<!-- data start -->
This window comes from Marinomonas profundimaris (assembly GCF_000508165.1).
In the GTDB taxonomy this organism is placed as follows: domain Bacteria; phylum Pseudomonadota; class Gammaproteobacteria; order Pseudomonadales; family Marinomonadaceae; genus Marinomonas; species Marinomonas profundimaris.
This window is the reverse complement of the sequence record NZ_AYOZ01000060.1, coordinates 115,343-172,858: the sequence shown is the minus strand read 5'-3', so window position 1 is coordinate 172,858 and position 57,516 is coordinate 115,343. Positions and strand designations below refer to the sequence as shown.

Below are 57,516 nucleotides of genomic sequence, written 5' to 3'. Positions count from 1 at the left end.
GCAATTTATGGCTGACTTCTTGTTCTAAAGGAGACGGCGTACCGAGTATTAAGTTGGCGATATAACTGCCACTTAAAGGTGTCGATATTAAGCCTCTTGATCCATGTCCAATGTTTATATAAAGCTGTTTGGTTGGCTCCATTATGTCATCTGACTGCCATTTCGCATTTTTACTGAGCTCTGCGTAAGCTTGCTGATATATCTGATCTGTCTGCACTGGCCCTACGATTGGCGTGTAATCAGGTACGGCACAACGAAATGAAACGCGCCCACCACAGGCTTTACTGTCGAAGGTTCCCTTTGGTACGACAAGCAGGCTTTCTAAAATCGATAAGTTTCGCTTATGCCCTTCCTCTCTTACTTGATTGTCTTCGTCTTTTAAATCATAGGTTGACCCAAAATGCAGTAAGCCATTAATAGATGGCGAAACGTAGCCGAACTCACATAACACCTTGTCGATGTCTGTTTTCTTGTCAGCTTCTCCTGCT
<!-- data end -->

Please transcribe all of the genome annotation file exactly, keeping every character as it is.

This window comes from Marinomonas profundimaris (assembly GCF_000508165.1).
In the GTDB taxonomy this organism is placed as follows: domain Bacteria; phylum Pseudomonadota; class Gammaproteobacteria; order Pseudomonadales; family Marinomonadaceae; genus Marinomonas; species Marinomonas profundimaris.
This window is the reverse complement of the sequence record NZ_AYOZ01000060.1, coordinates 115,343-172,858: the sequence shown is the minus strand read 5'-3', so window position 1 is coordinate 172,858 and position 57,516 is coordinate 115,343. Positions and strand designations below refer to the sequence as shown.

Below are 57,516 nucleotides of genomic sequence, written 5' to 3'. Positions count from 1 at the left end.
GCAATTTATGGCTGACTTCTTGTTCTAAAGGAGACGGCGTACCGAGTATTAAGTTGGCGATATAACTGCCACTTAAAGGTGTCGATATTAAGCCTCTTGATCCATGTCCAATGTTTATATAAAGCTGTTTGGTTGGCTCCATTATGTCATCTGACTGCCATTTCGCATTTTTACTGAGCTCTGCGTAAGCTTGCTGATATATCTGATCTGTCTGCACTGGCCCTACGATTGGCGTGTAATCAGGTACGGCACAACGAAATGAAACGCGCCCACCACAGGCTTTACTGTCGAAGGTTCCCTTTGGTACGACAAGCAGGCTTTCTAAAATCGATAAGTTTCGCTTATGCCCTTCCTCTCTTACTTGATTGTCTTCGTCTTTTAAATCATAGGTTGACCCAAAATGCAGTAAGCCATTAATAGATGGCGAAACGTAGCCGAACTCACATAACACCTTGTCGATGTCTGTTTTCTTGTCAGCTTCTCCTGCT